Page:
Written by Madelaine Golec
As a busy entrepreneur or business owner, the last thing you want stealing your attention is your bladder, and yet that is exactly with an overactive bladder does.
The International Continence Society defines Overactive Bladder (OAB) as urgency, with or without incontinence and increased daytime/nighttime urinating (1, 2). So basically it feels like you have to pee all the time and in some cases you may not make it. Who wants to be looking for a toilet all the time or stopping in the middle of a project just to pee?
In the US, it is estimated that 16% of men and 17% of women older than 18 years old are affected (1). There can be many reasons why someone develops an overactive bladder. I highly encourage you to seek help from a pelvic floor physiotherapist to explore those reasons, so they may provide you with a direct treatment plan to address it.
The purpose of this article is to give you some immediate tips that will help reduce the risk and symptoms of OAB.
Tip #1 — Eliminating Bladder Irritants
Cut back on, and if possible, completely eliminate irritants like coffee, artificial sweetners/aspartame, spicy foods, citris, carbonated drinks, alcohol, and tomato based products (1, 3).
Tip #2 — Nighttime Frequency
Try reducing fluid intake after 6 pm, or approximately 3-4 hours prior to bed. If the air is dry in your home, this can make you drink throughout the night. To avoid this, try using a humidifier.
Tip #3 — Manage Bowel Regularity
Constipation or straining on the toilet have negative consequences for OAB and the pelvic floor (1). Ensure you are drinking enough water and getting a fiber intake of at least 35 grams daily. To reduce straining on the toilet, check out our video for positions and exercises.
Tip #4 — Eating your fruits and vegetables
Making healthier food choices has been shown to decrease the risk of getting OAB (3). Additionally, fruits and vegetables can help regulate bowels, which can help with symptoms of OAB.
Tip #5 — Increase physical activity
Physical activity has been shown to reduce the risk of getting OAB. Walking is a great low impact exercise that gets your body moving but also helps to clear your mind and decrease stress (3).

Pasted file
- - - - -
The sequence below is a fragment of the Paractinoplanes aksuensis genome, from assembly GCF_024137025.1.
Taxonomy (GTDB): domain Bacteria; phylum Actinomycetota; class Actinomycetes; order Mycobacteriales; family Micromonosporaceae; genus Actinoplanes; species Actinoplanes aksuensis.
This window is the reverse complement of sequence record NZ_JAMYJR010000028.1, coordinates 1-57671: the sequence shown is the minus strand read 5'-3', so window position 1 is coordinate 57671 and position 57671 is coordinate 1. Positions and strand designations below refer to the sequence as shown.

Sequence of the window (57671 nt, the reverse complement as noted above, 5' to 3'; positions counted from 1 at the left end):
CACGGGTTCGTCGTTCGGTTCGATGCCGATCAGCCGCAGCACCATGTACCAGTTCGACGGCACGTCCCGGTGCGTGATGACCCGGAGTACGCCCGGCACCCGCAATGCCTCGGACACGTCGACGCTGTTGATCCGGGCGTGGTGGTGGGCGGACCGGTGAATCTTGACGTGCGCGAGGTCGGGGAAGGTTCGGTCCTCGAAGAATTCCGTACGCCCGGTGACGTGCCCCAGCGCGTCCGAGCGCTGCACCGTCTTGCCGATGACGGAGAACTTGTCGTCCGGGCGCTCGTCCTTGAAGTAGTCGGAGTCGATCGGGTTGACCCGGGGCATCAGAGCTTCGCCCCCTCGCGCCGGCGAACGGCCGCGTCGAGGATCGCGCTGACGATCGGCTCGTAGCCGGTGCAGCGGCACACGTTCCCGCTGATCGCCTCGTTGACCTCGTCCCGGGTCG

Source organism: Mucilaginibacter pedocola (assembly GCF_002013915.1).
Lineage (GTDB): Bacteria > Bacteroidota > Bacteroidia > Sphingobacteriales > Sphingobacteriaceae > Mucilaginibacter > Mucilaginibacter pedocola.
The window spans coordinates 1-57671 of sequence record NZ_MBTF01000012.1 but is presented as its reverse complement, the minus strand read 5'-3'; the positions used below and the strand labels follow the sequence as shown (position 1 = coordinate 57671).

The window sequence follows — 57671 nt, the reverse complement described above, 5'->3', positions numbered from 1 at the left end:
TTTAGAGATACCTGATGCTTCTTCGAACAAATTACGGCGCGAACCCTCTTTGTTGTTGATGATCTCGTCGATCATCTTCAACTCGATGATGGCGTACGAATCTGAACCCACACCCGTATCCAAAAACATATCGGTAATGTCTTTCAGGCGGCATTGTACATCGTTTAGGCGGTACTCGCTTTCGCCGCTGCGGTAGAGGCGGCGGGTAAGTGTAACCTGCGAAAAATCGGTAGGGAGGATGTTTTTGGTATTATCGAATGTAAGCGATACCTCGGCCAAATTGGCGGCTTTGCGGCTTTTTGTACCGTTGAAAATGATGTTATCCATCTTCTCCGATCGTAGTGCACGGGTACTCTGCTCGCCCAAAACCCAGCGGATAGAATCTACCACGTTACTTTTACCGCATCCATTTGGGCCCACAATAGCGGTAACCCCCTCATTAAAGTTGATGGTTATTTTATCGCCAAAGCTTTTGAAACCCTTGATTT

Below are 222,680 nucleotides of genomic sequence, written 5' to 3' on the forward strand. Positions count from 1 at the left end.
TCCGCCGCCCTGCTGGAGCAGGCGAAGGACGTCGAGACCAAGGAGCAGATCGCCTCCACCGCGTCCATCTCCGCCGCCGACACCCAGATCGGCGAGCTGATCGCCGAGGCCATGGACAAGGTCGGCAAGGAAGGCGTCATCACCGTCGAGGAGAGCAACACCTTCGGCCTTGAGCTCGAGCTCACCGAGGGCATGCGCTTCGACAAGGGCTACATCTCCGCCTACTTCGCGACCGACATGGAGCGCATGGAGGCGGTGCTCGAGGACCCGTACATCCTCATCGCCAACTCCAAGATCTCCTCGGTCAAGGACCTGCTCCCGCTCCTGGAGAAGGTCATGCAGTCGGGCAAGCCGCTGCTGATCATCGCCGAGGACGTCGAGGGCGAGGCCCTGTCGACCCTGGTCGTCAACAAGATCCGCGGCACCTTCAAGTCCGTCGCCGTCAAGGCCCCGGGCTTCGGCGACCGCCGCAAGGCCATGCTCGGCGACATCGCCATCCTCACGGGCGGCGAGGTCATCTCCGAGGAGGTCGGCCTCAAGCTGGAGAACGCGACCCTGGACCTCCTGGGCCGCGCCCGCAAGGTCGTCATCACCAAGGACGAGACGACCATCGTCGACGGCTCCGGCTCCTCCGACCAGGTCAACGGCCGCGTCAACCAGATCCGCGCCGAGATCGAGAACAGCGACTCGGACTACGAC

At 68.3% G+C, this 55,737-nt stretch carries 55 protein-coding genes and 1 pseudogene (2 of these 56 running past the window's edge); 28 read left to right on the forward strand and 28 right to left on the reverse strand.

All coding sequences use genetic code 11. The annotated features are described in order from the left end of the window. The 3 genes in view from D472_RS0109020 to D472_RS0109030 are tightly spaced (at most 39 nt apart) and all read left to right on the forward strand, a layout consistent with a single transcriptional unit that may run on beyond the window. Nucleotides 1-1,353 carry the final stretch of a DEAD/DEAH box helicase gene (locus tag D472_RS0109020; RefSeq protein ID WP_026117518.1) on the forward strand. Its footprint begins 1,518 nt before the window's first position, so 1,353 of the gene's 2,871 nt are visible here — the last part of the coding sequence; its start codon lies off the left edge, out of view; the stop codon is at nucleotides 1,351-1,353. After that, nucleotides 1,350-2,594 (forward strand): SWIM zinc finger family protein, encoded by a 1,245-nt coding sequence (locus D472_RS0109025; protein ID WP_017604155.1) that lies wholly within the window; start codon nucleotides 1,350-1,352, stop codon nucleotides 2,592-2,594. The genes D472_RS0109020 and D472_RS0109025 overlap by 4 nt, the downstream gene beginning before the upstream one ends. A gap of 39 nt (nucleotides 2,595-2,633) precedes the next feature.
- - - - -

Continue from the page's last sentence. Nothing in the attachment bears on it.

Tip #6 — Decrease stress
Decreasing stress can reduce the risk and symptoms of OAB. If you are constantly on the go, there is higher risk of the bladder being on the go. There are a variety of ways to decrease stress such as physical activity, meditation, journaling, or other leisure activities.
3 Helpful Exercises to Combat OAB
- Hip flexor stretch: You can perform this exercise by kneeling or standing. Step your left leg forward and lean forward so your left knee bends to your comfort level and you feel a stretch in your right hip. Then lift your right arm up straight and lean over to the left. This will increase the stretch through the right side of the abdomen. Hold for 30 seconds. Then switch legs so the right leg is forward and repeat for 30 seconds.
* watch a video demonstration on the hip flexor stretch here *
- Lumbar Spine Rotation: Laying flat on your back with your knees bent, allow your knees to gently fall to the right, then turn your head to the left allowing your spine to turn and your side abdominal muscles to stretch. Hold for 10 seconds. Then gently bring your knees to the left and your head to the right, and hold for 10 seconds. Make sure to take a deep breath into the stretch. Repeat on each side 5-10 times.
* watch a video demonstration on the lumbar spine rotation stretch here *
- Seated Side Bend Stretch: Sitting on the floor with legs crossed or sitting on a ball or chair. Raise your right arm up as high as you can comfortably go then lean over to the left (like tipping a tea cup). Hold for 10 seconds. Take a few deep breaths. Then switch. Lift the left arm straight up and bend your body to the right. Hold for 10 seconds, taking deep breaths, and repeat 5-10 times.
* watch a video demonstration on the seated side bend stretch here *
Madelaine Golec is based out of Mississauga, Ontario, and as a Registered Physiotherapist, Pelvic Health Physiotherapist, and owner of ECO Physiotherapy, she is passionate about helping others find their optimal health.
- Wyman, J.F et al. 2009. Practical aspects of lifestyle modifications and behavioural interventions in the treatment of overactive bladder and urgency urinary incontinence. Int J Clin Pract. V 63(8): 1177-1191.
- Yamaguchi, O et al. 2009. Clinical guidelines for overactive bladder. International Journal of Urology. V. 16: 126-142.
- Dallosso, H.M et al. 2003. The association of diet and other lifestyle factos with overactive bladder and stress incontinence: a longitudinal study in women. BJU International. V 92: 69-77.
Featured image courtesy of shutterstock.com